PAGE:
After considering more than 14,500 pieces of feedback from staff and volunteers during the 45-day consultation, the National Trust (NT) is making 514 compulsory redundancies as a result of the impact of the coronavirus crisis and has accepted 782 voluntary redundancies, to help save about £100m to support conservation work each year.
….514 compulsory redundancies….
….782 voluntary redundancies…
The NT writes:
Following the biggest redundancy consultation in the National Trust’s 125-year history, we can today confirm that we’ve been able to almost halve the number of proposed compulsory job losses at the charity.
After considering more than 14,500 pieces of feedback from staff and volunteers during the 45-day consultation, we’re making 514 compulsory redundancies as a result of the impact of the coronavirus crisis. We’ve also accepted 782 voluntary redundancies. These will help us to save about £100m to support our conservation work each year.
In July, we announced that job losses and budget cuts were inevitable after almost every aspect of the charity’s income was hit by the coronavirus crisis. We proposed making almost 1,200 compulsory redundancies, saving £60m of our annual staff budget. But following a wide-ranging consultation with affected staff, the number of compulsory job losses has reduced by half.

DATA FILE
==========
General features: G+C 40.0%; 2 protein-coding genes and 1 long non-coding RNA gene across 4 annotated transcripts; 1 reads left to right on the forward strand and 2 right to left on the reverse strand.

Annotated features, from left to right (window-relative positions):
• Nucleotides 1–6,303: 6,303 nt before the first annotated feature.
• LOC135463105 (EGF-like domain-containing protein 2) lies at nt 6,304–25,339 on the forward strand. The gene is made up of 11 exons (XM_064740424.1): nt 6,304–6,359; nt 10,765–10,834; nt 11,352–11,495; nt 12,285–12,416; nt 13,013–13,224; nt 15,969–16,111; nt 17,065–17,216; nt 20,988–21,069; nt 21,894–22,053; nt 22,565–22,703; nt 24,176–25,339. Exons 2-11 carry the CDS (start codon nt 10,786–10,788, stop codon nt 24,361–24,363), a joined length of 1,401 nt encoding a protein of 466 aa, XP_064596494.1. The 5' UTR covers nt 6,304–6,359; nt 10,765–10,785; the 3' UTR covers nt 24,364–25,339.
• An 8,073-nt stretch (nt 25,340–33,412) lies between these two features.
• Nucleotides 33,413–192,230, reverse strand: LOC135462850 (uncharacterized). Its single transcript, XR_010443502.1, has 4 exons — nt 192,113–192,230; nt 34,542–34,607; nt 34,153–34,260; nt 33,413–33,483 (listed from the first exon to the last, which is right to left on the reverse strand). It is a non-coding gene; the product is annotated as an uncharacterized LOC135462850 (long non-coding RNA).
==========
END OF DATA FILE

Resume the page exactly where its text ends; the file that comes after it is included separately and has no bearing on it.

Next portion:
A number of roles will now be retained
Following the consultation, a number of changes have been made to the original proposals, including retaining roles focused on helping children learn, keeping curation specialists across England, Wales and Northern Ireland, increasing buildings maintenance roles, and introducing new specialist roles for land use, soils and carbon reduction. There have also been changes in other areas covering marketing, retail, holidays, IT, legal and the let estate.
Director General Hilary McGrady paid tribute to staff, volunteers and members who have shared their views on the proposals, and vowed the Trust would ‘grow back stronger in the long-run’ with its plans putting it on course for a secure financial future.
She said: ‘It’s with deep sadness that we have to make redundancies. I certainly don’t want to stop any of the extraordinary work done by the people of the National Trust.
‘But our consultation has done as intended. It provided proposals to reach our savings target, and sparked such thorough feedback and collective intelligence, that we’ve been able to adapt our plans while still making the savings we needed. It’s been a difficult process with some very hard choices.
‘I want to thank everyone who has been involved – especially those whose jobs have been affected and the members and volunteers who care so passionately about the Trust. They’ve really tested the ideas put forward, and helped shape our proposals so that we are in the best possible position to recover well.’